There’s also a bonus stage where the scrolling changes to fixed speed and the craft needs to be guided through a warp tunnel to the next planet; breaking the warp field isn’t fatal despite what the manual might imply, but does send the player hurtling back to the last world which will need clearing again before the next attempt at leaving can be made. The tunnels appear to be randomly generated which means there’s no consistency in the difficulty level for this part of the game and, because the collision detection is overly sensitive and has accuracy issues, the first warp can repeatedly be brutally hard whilst the ride to the third or fourth level ends up being a piece of cake.
From what I can gather, Gremlin didn’t sell Planet Search as a stand-alone, instead shipping it with the solid C16 conversion of Bounder and that’s fair enough to my mind because, whilst it’d make a reasonable budget title, there simply there isn’t enough meat on this particular bone to warrant a solo, full price release. It’s still mindless blasting fun to hammer around the landscape whilst blowing things away with the ship’s cool-looking laser though, and repeatedly crashing out of warp and being stuck on one world doesn’t really get in the way of that.
Shaun Southern’s Kikstart on the C64 was one of the first high quality budget games I remember seeing at the time and that made quite an impression. It was based on the BBC television show Kick Start where motocross riders took on an assault course against the clock and the game shamelessly borrows many of the show’s more memorable features including the theme tune Be My Boogie Woogie Baby by Mr Walkie-Talkie. And anybody who knows the series or the game probably has that tune stuck in their head even if they didn’t click through to the video.
But that isn’t the game I want to waffle about today because, whilst there’s a straight port to the Atari 8-bit and an “enhanced” version for the C128 which added more levels, the C16 game which bears the Kikstart name is very different from the others. Yes, there’s a dirt bike and a scrolling course with hazards to manoeuvre over, but Kikstart on the C16 is more of an arcade style game than the slower, more methodical action of the C64 release it shares a name with. And that’s not a bad thing at all because it’s loads of fun to play with each stage being quite short but packed with obstacles including huge potholes, buses and trees to leap over.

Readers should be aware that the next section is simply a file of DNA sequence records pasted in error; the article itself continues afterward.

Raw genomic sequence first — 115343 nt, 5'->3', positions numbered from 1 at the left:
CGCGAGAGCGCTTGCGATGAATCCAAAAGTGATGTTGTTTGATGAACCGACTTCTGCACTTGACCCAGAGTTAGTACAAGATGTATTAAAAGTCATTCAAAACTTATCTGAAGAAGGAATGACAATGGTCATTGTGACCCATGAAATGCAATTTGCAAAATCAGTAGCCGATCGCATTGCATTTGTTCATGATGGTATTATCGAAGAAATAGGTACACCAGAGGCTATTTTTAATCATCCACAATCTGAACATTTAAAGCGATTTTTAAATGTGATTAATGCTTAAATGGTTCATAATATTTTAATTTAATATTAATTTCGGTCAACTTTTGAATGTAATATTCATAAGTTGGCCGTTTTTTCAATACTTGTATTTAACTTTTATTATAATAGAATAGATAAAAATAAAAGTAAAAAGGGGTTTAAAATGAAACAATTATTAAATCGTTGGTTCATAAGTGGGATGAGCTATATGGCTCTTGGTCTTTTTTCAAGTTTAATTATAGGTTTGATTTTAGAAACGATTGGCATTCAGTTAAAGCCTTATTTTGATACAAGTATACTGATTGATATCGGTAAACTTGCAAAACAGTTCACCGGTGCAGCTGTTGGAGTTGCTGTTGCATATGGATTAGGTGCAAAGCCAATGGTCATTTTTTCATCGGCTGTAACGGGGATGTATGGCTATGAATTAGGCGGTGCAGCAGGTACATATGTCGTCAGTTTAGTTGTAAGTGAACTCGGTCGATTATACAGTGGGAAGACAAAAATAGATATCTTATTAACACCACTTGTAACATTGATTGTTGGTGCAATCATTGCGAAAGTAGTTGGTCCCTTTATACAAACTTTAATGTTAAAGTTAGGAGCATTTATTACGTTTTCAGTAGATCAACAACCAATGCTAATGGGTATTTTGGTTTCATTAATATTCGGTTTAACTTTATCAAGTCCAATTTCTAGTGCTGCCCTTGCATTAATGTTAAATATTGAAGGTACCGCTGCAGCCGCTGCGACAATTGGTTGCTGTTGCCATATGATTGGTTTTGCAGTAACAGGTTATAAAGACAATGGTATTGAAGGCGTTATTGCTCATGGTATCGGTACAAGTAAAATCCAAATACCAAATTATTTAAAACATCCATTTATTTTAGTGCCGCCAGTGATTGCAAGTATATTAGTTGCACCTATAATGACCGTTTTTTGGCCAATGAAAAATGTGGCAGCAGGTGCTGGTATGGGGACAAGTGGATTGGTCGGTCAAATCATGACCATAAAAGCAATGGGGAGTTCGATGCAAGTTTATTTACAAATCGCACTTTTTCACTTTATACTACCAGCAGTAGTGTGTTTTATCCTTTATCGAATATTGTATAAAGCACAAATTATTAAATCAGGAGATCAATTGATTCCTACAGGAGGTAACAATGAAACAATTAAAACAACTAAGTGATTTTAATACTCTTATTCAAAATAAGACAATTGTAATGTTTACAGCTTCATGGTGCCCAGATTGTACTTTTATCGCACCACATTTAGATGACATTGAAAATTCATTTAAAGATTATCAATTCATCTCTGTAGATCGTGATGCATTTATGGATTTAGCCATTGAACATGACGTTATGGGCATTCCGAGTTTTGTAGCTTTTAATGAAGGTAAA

Unlike the other versions, there are airborne nasties such as Shuriken-like spinning blades and clouds that occasionally darken and disgorge lightning. Timing is key to avoiding death, keeping an eye on the colour of passing clouds is a must to know when they’re about to strike and the blades need to be allowed for when using the trampolines to get airtime. There are also brightly coloured bonus balloons which, if grabbed as they float past, are worth a few extra points; there’s a rather sneaky stage where everything in the sky is red and even the pointy death stars can be collected.
I’ve already shown some C16 Kikstart love in the past by, amongst other things, disassembling the code and porting it to the C64 in 2007 and going back to it for this write up has reminded me why I put that effort into the conversion; the gameplay is enjoyable and offers a solid challenge by the later levels even if the collisions can be unfriendly at times – just have a look at the rather frustrating final death in the video whilst trying to jump onto what should have been a perfectly safe trampoline – but for a two quid game which is so entertaining to play I’m more than happy to overlook that.